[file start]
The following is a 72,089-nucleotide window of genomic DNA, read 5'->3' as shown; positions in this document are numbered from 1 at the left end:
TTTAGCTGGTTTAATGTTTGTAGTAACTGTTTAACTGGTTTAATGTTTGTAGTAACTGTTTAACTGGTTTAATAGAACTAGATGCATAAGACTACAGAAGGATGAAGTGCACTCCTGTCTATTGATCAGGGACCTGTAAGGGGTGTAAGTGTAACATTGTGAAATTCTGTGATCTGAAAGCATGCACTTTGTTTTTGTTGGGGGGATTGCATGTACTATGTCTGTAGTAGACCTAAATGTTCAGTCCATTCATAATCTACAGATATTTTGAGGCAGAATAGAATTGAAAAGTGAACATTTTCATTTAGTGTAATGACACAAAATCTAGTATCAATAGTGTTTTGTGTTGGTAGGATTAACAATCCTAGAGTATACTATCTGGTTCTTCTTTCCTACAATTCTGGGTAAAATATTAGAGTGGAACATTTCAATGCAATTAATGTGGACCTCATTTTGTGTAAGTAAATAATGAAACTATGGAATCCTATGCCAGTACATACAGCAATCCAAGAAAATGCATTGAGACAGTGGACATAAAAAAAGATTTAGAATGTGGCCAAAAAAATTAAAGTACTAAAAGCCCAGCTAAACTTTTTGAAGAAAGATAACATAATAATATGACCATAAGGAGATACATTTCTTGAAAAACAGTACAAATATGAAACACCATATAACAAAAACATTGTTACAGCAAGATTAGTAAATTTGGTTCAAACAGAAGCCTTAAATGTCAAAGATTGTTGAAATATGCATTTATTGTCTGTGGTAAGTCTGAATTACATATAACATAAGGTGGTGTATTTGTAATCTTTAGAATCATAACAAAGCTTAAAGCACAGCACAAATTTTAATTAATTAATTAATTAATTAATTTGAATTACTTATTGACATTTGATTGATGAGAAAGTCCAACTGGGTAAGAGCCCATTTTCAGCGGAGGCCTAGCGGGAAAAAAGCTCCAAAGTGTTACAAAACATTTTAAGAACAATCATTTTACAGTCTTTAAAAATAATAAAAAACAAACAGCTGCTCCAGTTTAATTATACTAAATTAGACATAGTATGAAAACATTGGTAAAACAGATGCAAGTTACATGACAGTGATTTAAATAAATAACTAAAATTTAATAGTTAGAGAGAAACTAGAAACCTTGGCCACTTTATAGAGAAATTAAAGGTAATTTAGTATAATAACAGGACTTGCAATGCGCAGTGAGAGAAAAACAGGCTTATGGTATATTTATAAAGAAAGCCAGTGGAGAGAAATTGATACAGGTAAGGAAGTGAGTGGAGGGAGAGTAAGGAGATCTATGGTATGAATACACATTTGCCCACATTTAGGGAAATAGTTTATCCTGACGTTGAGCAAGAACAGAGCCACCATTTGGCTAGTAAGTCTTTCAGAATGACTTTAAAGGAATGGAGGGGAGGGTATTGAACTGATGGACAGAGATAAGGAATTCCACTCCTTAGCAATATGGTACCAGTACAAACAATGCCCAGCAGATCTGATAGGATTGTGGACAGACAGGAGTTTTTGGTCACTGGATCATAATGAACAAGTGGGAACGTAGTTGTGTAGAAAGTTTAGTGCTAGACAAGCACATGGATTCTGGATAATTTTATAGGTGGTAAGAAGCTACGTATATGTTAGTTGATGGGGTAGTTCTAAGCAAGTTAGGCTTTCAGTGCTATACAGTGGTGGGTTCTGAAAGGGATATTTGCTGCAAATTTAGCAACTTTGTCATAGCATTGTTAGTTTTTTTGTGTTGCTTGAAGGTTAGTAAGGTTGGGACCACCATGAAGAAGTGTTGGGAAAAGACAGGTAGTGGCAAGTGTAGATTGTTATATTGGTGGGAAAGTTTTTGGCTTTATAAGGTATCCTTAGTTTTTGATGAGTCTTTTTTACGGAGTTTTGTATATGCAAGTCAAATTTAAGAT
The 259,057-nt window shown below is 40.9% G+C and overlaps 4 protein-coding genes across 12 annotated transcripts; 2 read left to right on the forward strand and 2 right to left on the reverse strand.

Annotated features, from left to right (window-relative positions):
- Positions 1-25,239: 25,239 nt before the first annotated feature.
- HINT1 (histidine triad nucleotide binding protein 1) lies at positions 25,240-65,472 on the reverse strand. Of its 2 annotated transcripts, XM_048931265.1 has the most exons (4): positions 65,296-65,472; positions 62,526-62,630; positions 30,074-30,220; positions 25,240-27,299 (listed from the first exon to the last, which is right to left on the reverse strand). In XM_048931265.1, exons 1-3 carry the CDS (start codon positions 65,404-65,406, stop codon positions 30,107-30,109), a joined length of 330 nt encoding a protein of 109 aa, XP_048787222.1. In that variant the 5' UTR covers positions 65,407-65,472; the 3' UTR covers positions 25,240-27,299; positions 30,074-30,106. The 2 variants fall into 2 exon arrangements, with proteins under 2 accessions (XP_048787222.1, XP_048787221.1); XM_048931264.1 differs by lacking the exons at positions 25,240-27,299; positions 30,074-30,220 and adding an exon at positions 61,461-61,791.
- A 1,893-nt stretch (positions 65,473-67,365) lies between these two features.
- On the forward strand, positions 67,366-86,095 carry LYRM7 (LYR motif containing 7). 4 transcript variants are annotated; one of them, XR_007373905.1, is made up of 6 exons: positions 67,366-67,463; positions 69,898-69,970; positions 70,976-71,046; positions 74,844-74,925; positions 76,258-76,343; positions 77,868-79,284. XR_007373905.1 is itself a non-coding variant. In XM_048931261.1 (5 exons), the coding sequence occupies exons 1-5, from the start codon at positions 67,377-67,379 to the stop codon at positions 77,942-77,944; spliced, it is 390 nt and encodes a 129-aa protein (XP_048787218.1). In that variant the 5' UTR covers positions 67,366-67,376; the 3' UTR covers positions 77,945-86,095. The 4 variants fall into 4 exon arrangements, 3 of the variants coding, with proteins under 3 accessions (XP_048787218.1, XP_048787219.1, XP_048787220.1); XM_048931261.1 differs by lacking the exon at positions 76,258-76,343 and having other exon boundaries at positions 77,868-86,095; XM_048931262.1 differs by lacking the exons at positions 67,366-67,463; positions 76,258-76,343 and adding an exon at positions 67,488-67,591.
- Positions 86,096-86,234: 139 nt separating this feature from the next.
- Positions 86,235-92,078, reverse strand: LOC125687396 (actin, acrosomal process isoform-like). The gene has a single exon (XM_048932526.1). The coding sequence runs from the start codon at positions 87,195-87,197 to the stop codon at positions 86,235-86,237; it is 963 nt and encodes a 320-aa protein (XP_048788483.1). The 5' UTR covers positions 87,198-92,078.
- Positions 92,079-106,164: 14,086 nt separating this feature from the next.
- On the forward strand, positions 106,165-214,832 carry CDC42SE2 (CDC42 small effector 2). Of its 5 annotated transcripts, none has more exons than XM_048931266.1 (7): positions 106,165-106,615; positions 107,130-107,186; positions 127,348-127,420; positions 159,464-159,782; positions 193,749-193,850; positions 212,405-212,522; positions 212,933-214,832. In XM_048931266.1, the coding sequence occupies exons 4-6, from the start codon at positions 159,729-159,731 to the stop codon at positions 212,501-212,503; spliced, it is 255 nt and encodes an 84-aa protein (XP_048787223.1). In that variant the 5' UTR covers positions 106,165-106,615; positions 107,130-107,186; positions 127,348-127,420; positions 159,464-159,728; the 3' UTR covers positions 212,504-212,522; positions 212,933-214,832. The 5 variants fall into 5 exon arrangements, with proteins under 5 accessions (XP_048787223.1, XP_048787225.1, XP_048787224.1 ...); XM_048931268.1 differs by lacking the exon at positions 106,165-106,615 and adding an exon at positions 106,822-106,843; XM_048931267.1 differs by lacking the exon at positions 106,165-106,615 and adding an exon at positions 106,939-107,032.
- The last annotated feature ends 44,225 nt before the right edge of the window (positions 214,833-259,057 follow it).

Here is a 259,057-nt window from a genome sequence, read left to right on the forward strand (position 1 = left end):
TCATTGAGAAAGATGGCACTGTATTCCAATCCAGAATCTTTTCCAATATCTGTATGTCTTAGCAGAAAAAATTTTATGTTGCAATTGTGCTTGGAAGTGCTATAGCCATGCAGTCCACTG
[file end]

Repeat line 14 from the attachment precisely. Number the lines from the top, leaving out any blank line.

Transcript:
Here is a 259,057-nt window from a genome sequence, read left to right on the forward strand (position 1 = left end):